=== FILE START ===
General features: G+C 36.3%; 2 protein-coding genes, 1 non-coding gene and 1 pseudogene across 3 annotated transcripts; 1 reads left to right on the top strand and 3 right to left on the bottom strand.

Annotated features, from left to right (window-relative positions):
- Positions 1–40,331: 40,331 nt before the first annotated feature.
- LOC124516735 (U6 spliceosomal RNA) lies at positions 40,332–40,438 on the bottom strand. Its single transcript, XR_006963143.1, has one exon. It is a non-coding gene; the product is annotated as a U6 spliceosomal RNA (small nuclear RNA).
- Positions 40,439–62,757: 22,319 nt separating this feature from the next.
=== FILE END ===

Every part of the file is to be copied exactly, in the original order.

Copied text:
General features: G+C 36.3%; 2 protein-coding genes, 1 non-coding gene and 1 pseudogene across 3 annotated transcripts; 1 reads left to right on the top strand and 3 right to left on the bottom strand.

Annotated features, from left to right (window-relative positions):
- Positions 1–40,331: 40,331 nt before the first annotated feature.
- LOC124516735 (U6 spliceosomal RNA) lies at positions 40,332–40,438 on the bottom strand. Its single transcript, XR_006963143.1, has one exon. It is a non-coding gene; the product is annotated as a U6 spliceosomal RNA (small nuclear RNA).
- Positions 40,439–62,757: 22,319 nt separating this feature from the next.